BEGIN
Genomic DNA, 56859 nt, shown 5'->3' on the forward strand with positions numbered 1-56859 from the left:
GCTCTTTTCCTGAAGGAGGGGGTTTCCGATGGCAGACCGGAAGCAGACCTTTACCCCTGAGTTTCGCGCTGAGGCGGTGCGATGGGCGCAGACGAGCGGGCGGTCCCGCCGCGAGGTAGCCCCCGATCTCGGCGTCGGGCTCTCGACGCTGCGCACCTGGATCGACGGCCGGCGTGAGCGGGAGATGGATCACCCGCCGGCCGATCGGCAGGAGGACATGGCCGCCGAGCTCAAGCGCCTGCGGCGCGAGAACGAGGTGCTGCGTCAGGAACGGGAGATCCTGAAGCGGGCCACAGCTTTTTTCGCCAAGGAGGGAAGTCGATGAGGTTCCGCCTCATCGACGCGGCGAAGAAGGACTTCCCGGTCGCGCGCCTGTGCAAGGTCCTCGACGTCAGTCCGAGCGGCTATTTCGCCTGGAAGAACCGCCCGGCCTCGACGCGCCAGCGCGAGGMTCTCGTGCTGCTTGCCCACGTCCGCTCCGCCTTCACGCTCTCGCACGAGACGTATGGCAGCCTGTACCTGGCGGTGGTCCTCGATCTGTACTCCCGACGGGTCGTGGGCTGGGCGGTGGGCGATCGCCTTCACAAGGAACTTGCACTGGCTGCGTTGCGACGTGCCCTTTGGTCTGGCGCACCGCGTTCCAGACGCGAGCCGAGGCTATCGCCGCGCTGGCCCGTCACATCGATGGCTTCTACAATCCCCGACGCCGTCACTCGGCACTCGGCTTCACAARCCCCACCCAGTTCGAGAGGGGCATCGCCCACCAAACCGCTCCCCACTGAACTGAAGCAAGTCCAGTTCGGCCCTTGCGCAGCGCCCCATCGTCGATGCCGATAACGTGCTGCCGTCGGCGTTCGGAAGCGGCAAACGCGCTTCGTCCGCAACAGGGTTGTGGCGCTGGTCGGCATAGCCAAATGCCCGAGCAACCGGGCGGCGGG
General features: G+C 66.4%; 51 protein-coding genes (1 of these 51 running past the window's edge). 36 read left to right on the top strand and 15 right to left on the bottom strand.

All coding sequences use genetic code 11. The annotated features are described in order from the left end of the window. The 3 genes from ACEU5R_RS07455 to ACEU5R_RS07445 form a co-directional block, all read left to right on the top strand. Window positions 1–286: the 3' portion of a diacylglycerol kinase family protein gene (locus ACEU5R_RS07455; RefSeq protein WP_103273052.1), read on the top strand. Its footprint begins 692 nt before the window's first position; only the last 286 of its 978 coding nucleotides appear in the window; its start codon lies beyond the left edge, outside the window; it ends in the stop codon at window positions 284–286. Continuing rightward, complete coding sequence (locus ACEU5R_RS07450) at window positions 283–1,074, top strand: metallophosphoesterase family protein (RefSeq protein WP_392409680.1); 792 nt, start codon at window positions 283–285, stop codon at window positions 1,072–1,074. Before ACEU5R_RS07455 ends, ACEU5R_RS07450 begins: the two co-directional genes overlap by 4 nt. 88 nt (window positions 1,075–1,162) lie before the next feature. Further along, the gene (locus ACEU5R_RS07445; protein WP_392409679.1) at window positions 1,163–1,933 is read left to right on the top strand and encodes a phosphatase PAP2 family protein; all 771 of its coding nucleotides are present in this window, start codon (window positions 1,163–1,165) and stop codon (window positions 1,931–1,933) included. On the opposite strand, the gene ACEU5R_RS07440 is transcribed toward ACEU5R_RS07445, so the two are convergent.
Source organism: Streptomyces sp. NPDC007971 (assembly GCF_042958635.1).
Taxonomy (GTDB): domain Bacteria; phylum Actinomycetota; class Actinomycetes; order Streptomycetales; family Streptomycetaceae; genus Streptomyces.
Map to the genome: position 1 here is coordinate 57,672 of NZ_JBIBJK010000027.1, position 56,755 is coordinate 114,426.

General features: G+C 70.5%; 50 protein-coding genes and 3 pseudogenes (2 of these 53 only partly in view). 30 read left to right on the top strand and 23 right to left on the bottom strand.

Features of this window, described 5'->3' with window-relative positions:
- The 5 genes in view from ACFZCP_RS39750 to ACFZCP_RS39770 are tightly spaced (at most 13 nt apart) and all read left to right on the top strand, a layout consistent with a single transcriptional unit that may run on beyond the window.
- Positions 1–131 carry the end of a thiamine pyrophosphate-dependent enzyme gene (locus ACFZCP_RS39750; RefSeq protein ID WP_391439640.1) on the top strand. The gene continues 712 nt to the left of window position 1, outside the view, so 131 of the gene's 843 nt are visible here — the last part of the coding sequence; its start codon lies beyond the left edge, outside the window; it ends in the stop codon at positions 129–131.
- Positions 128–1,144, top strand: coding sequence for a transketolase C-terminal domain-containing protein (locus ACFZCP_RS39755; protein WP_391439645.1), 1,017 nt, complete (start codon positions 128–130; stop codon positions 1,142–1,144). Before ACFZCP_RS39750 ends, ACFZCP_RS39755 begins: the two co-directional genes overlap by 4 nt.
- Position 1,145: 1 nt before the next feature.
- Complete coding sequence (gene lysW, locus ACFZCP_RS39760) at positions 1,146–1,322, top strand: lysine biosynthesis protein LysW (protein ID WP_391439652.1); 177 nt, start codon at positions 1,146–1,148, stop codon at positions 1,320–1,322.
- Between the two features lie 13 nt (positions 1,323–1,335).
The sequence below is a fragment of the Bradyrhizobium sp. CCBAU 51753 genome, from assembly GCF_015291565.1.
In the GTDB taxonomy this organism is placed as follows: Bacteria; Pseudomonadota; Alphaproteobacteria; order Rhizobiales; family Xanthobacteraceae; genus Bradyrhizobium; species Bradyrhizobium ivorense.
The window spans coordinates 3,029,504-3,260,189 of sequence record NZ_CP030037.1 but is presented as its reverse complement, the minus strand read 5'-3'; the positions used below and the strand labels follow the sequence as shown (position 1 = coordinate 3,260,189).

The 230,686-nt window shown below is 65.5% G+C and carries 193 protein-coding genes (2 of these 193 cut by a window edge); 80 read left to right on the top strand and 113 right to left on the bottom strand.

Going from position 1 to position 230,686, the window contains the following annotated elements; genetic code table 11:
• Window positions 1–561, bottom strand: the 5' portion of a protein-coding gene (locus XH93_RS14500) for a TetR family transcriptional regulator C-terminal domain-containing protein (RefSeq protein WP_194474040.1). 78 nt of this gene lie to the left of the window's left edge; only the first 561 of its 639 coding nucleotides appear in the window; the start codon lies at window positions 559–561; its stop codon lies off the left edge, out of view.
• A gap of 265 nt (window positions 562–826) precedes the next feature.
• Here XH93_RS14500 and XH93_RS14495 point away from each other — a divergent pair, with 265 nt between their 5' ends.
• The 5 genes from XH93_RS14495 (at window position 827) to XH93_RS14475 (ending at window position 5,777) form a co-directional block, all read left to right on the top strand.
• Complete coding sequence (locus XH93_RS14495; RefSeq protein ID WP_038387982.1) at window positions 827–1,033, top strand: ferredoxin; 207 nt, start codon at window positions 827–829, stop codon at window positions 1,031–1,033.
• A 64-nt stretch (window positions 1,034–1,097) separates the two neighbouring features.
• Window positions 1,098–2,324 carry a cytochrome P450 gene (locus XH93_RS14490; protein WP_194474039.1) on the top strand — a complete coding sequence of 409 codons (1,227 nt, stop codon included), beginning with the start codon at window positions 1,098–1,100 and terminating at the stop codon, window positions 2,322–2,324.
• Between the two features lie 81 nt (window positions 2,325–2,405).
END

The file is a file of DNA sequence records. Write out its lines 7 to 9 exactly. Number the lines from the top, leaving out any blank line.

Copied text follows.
Map to the genome: position 1 here is coordinate 57,672 of NZ_JBIBJK010000027.1, position 56,755 is coordinate 114,426.

General features: G+C 70.5%; 50 protein-coding genes and 3 pseudogenes (2 of these 53 only partly in view). 30 read left to right on the top strand and 23 right to left on the bottom strand.

Features of this window, described 5'->3' with window-relative positions: